In every example that Gardner gives, the writer is looking at himself through the eyes of others. He is defining his identity not simply by a loss or tragedy that took place, but on the basis of what others think about it. He is not free. He is enslaved to their judgments, and one gets the feeling that he (or she) creates in order to change the real or imagined opinions of others about who and what he is. Indeed, the creative work that springs from the artist's wound and insecurity may well be a desperate bid for love. The protagonist Allan Jackson in my story "The Sorcerer's Apprentice" faces a dilemma similar to this. He hungers to heal his family's racial and individual wounds through magic (art). In other words, he is attached to those wounds and also to his "identity" as a sorcerer, two ego-driven things that he eventually must learn to "let go"; put another way, he must discover a new, different relationship with himself and his talent.

 To a very large degree, then, Gardner is describing a form of neurosis. Notice how he says in a parenthetical aside that guilt or shame must involve "neither too little discomfort nor too much." Well, we know---and sadly---what happens to the writer or artist when there is "too much"  guilt, shame, and discomfort. Or when he fails to keep his wounds under "partial control." Between or during periods of creativity, he or she may blunt that discomfort with drugs, alcohol, sexual adventures (and sometimes all three at once), or some other form of self-destructive addiction. One cannot help but feel that this description of the writer's wound as the basis for creativity is touching only on the surface of the malaise and not penetrating to its roots.

 It is the wound, Gardner says, that makes the writer "driven." And there, my friends, resides the problem. This kind of writer knows no peace. Only a chronic, free-floating sense of "discomfort." Unlike Gardner, I, being a Buddhist, don't see "identity" as any sort of enduring substance or essence. (And I greatly value shanti, or peace.) Our past is gone and can never be recovered---except through memory, which itself is a phenomenon that imaginatively plays with and reshapes over time our prior experiences. Furthermore, a Buddhist knows better than to shape his sense of self (when, in fact, there is no self) on the basis of other people's opinions. Long ago, you may have done something that made you feel guilt or shame, but you are no longer that person here and now.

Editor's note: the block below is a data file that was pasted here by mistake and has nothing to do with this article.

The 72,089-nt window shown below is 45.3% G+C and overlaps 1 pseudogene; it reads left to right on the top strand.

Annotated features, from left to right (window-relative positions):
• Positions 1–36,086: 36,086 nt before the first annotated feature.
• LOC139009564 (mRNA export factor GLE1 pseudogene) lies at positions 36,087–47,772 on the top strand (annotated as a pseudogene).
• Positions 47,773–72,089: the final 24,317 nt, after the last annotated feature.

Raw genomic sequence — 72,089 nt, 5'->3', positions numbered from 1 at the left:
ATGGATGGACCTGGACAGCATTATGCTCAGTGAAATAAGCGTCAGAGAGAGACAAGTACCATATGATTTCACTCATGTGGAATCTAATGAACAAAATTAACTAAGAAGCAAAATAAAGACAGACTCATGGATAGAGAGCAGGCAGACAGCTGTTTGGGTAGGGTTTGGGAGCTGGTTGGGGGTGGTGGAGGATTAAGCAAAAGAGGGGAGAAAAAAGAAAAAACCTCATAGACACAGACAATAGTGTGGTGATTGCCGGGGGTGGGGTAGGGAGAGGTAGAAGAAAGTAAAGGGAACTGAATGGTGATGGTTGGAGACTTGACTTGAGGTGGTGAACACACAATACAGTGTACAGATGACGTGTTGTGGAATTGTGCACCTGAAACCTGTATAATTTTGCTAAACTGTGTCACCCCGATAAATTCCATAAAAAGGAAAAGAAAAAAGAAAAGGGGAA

So I find myself taking the position that, yes, "happy, well-adjusted children" or adults can create great art, especially if they have a spiritual practice that keeps them on an even keel. Guilt and shame are not the only experiences that "bend the soul inward." Therefore, writers need not be attached to either their "wound" or the work it gives rise to. Instead, their work can spring from an abiding peace and feeling of thanksgiving, like these E-Channel posts; from the joy to be found in living mindfully and exercising their hard-won skills because doing so feels so danged good (and doesn't involve anyone else), the way world-class athletes feel when they are relaxed or at play; and from the inexhaustible pleasures of the ever mysterious creative process.